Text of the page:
Published online 19 February 2001 | Nature | doi:10.1038/news010222-7


Another reason to stay slim and eat your greens

Eating too much and being overweight can put you at risk of pancreatic cancer.

Vegetables that are high in antioxidants are thought to be the best at preventing cancers.Vegetables that are high in antioxidants are thought to be the best at preventing cancers.

Smoking and old age are known to increase the risk of contracting deadly pancreatic cancer, but a recent study suggests that obesity and overeating may also be risk factors.

Overweight people who eat too much have a 70% greater chance of developing pancreatic cancer, according to a study by Debra Silverman at the National Cancer Institute in Bethesda, Maryland, and her colleagues1. But eating more broccoli, cauliflower or cabbage may reduce that risk by 50%.

Pancreatic cancer kills over 95% of those who contract it. Patients live an average of three months after diagnosis, making this a tough cancer to study. Because it's such a fast killer, almost half of the people initially chosen to participate in Silverman's study died before they could be interviewed by the researchers.

Pancreatic cancer is the fifth deadliest cancer in the United States (the sixth deadliest in Europe). But it is only the tenth most common cancer, striking about 9 in 100,000 Americans. The disease is difficult to detect and control because of its vague symptoms (abdominal aches) and because the pancreas, buried deep inside the body behind the stomach, eludes examination and surgery. Often the disease is diagnosed only after the cancer has spread.

To learn more about possible causes, the researchers interviewed 526 Americans with pancreatic cancer. They compared their lifestyles, dietary habits and family history of cancer with those of people with similar backgrounds but who didn't have the disease.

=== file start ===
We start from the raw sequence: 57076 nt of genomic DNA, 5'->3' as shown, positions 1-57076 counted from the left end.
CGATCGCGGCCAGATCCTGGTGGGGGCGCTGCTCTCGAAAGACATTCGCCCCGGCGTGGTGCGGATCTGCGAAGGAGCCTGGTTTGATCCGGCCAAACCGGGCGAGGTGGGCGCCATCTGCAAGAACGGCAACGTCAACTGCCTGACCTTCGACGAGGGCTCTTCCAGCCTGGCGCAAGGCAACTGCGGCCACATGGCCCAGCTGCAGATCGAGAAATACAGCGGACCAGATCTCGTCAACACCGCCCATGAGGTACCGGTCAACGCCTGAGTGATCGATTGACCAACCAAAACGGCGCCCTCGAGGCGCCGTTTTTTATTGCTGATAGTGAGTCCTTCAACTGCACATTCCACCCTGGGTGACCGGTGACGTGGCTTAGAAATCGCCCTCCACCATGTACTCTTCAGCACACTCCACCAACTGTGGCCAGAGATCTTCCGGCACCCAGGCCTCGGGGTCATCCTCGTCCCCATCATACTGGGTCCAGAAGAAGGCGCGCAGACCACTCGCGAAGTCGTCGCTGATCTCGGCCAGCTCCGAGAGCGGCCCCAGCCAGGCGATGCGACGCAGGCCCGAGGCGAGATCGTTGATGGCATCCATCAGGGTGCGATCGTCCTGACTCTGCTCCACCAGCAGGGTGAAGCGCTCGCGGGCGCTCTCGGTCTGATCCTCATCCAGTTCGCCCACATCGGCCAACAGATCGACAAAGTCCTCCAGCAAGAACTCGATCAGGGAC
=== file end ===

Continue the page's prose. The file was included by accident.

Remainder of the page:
Not surprisingly, they found that smoking played a part as previous studies had shown it is the single biggest risk factor for the disease. "Smoking is one of the best-established risk factors, but it accounts for only 25% of the disease," says Silverman. The remaining 75% of cases not attributable to smoking have no definite cause.

There is now increasing evidence -- including data from this study -- that obesity, large food intake and lack of vegetables in the diet also put people at risk of pancreatic cancer. Vegetables that are high in antioxidants, such as broccoli, cauliflower, cabbage and Brussels sprouts, are thought to be the best at preventing cancers.

Exercise may also be important in protecting against the cancer, as Silverman's study showed that people who ate a lot but had average body weight did not have an increased risk.

"This study did not find any striking risk factors that put people at very high risk," says David Whitcomb, a pancreas disease researcher at the University of Pittsburgh in Pennsylvannia. "There isn't enough to pinpoint a cause yet."

One drawback is that the research used interview data, relying on their subjects to accurately recall their dietary history. This isn't easy, says Albert Lowenfels, who studies the causes of pancreas and other cancers at the New York Medical College. "But this study is pointing in the right direction." 

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